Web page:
Mrs. Price in a really great, atypical, scene

I know. It's a shot of nothing under a train...

 Fooled you! Mrs. Price found Invisible Sam!

2) The climax. This episode amends the Invisibility Rules of the pilot movie. In the movie, Sam cannot remain invisible for more than 15 minutes in a 24-hour cycle or else he will fade away forever. In Night Train to Dallas, there is an addition: He turns the DNA Stabilizer off to become invisible. At the 15-minute mark, a fail-safe kicks in. The Stabilizer automatically turns on and Sam becomes visible, rather than fading away. If he removes it (or presumably turns it off again), he will go invisible forever. The fail-safe seems like a good idea to me. Well done, Abby! But, it does mean that if Sam hits 15 minutes, no matter what he's doing, he turns visible. So...

Why not let your babies grow up to be cowboys?

The implication throughout the episode is that if the bad guys catch Amy they will do whatever they have to do to extract the info. At the very end, Sam is on a hill on a horse with Lucky by his side. The three bad guys are fixing their jeep at the bottom of the hill. Amy is with them. Now, once that car is fixed, they are gone. Amy will probably be tortured and killed. Sam announces to Lucky and the horse that he has 18 seconds of invisibility left. So, very heroically, he turns invisible and takes the horse down the hill. It's very exciting. The thought that if he fails, she's dead, makes it incredibly tense because we like her. The invisibility is used to save the day. Well done.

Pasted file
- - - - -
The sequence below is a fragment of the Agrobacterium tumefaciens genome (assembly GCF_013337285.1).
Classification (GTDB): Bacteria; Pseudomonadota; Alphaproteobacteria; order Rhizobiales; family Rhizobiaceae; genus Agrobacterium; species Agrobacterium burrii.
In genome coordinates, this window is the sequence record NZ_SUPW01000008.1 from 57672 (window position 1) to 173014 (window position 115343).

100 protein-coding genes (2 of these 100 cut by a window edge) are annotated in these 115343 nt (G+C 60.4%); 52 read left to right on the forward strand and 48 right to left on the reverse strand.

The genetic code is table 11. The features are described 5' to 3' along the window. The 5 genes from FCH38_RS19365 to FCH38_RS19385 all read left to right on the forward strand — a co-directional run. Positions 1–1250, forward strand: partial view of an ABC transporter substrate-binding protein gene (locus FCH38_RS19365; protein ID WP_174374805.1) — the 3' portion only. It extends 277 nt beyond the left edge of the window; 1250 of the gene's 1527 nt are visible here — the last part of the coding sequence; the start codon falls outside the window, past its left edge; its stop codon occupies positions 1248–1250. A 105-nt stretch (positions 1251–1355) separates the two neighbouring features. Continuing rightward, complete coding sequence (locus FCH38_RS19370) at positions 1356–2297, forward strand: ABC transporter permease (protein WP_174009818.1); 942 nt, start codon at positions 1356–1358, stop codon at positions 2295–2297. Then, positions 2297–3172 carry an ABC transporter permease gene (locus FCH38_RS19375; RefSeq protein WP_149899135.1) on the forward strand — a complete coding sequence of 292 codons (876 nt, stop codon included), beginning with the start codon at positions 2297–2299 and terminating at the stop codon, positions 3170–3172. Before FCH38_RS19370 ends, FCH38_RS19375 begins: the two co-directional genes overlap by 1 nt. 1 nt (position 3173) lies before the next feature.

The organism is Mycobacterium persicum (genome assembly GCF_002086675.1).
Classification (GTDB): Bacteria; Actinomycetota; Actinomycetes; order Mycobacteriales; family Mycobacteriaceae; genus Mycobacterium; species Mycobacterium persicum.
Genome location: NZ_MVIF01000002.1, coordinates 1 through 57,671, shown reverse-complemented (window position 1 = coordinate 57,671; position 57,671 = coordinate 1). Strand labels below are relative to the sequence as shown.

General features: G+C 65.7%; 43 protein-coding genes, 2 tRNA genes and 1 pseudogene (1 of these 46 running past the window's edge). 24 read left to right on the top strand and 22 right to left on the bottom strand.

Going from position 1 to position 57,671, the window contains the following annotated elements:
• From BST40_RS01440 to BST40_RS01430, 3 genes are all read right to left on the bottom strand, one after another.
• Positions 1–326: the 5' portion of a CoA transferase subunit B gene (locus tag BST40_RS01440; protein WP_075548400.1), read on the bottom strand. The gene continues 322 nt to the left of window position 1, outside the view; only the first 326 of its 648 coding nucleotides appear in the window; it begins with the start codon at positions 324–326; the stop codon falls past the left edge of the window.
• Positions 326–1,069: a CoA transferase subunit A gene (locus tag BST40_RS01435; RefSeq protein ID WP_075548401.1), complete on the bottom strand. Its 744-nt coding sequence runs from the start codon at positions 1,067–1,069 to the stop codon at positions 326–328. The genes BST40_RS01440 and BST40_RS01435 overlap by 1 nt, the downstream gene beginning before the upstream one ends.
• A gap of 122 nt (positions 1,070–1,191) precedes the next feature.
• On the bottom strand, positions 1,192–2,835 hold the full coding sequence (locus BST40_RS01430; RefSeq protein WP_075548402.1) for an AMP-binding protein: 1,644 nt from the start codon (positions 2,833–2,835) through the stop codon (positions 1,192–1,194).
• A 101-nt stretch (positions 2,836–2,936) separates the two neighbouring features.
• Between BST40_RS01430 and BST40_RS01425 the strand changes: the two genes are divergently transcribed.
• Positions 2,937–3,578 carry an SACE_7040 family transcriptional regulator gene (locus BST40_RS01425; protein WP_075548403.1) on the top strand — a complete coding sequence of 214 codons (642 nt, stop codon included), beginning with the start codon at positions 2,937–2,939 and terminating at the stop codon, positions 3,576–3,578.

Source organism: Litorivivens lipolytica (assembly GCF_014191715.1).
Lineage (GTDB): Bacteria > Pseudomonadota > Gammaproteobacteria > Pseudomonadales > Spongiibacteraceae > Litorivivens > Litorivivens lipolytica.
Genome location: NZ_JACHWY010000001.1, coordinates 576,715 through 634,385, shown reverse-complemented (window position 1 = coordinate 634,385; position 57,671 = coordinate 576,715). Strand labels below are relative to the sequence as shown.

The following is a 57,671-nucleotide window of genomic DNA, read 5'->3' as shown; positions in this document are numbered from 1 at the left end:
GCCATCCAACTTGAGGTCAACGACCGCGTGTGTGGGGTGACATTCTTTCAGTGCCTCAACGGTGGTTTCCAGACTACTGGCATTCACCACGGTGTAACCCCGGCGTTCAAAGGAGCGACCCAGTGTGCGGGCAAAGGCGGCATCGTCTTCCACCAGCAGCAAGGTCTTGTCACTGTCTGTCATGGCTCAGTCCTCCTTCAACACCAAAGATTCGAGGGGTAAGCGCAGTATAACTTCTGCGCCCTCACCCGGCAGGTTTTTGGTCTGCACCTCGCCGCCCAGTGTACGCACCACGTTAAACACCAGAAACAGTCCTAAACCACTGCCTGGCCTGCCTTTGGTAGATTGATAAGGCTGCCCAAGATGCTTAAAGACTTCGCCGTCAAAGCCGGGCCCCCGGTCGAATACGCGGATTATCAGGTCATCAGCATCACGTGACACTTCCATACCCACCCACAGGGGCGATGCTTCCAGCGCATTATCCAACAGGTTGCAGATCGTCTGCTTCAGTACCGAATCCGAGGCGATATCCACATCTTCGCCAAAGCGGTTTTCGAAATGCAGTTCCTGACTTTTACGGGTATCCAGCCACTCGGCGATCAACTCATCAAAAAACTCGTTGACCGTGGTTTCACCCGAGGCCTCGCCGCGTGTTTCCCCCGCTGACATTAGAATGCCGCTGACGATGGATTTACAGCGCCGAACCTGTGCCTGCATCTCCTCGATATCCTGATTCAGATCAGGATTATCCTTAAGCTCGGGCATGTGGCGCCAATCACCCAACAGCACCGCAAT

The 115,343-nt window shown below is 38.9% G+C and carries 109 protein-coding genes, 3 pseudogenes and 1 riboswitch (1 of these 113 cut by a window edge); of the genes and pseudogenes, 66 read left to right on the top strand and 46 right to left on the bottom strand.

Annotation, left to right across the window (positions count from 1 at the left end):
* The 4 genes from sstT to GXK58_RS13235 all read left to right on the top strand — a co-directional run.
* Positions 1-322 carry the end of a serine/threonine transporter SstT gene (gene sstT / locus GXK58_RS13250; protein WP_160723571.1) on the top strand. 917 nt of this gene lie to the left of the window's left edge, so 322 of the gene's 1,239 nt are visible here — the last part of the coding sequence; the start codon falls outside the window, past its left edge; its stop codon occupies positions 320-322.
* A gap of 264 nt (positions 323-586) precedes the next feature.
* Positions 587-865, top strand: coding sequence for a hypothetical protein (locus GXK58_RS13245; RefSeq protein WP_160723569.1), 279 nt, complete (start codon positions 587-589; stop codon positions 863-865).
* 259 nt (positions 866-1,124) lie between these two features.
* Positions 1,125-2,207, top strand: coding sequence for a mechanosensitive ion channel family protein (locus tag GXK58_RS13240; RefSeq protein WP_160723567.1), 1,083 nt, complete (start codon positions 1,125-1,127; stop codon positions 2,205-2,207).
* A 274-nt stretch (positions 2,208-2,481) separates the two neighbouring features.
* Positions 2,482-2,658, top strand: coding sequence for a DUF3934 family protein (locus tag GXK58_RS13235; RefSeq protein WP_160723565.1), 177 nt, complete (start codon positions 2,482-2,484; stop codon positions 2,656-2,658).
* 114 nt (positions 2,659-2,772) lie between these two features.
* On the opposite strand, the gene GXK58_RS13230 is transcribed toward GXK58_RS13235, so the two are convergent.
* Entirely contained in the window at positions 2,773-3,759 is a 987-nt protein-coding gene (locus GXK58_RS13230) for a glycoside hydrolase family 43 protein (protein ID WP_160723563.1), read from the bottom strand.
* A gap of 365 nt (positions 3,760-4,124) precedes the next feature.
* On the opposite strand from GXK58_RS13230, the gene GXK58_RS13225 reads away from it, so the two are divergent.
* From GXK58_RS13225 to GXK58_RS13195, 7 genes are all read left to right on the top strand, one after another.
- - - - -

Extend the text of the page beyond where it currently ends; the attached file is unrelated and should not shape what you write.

Alias Sam and Lucky!

 Invisible Sam to the Rescue!
16 Seconds Remain...

Although, I did miss the thought that if there was no fail-safe in place, it would be even more exciting. Sam riding into danger knowing he'll become visible shortly is tense. Sam riding into danger not knowing if he'll, in 18 seconds, be invisible forever is pants-wettingly exciting. But, both ways work.*

Amy! Lucky! Sam!
They're a fun team

Night Train to Dallas is great. It's a well-written, well-directed, well-acted adventure set mostly on a train. I'm so very glad someone decided to do this episode. I like to think that this is the same train that Laverne & Shirley rode on in the Murder on the Moose Jaw Express  2-parter. That train gets a lot of action! Four episodes and a TV movie in, Gemini Man remains a quality show. What could go wrong?

 Oh, and Kim Basinger...

*One odd thing about the 18-second scene: When Sam becomes visible again, he can be seen adjusting the DNA stabilizer. I can't imagine that he has to adjust it to activate the fail-safe. So, he must have accomplished the rescue in under 18 seconds. Wow. Sam is cool.

Saturday, July 25, 2015

Weekly Cracked - ZZZZPG

From Cracked #105
Dated November 1972
Keeping it Very Topical and Semi-Obscure.
Thank you, Cracked!

Here's the cover:


Saturday, July 18, 2015

Gemini Man Episode 3 - Sam Casey, Sam Casey

Originally aired on October 7, 1976
Written by James D. Parriott
Directed by Michael Caffey

Note: VLC Media Player plays multi-region DVDs. Who knew? I sure didn't. But, now I do. The screenshots should look much better from here on out.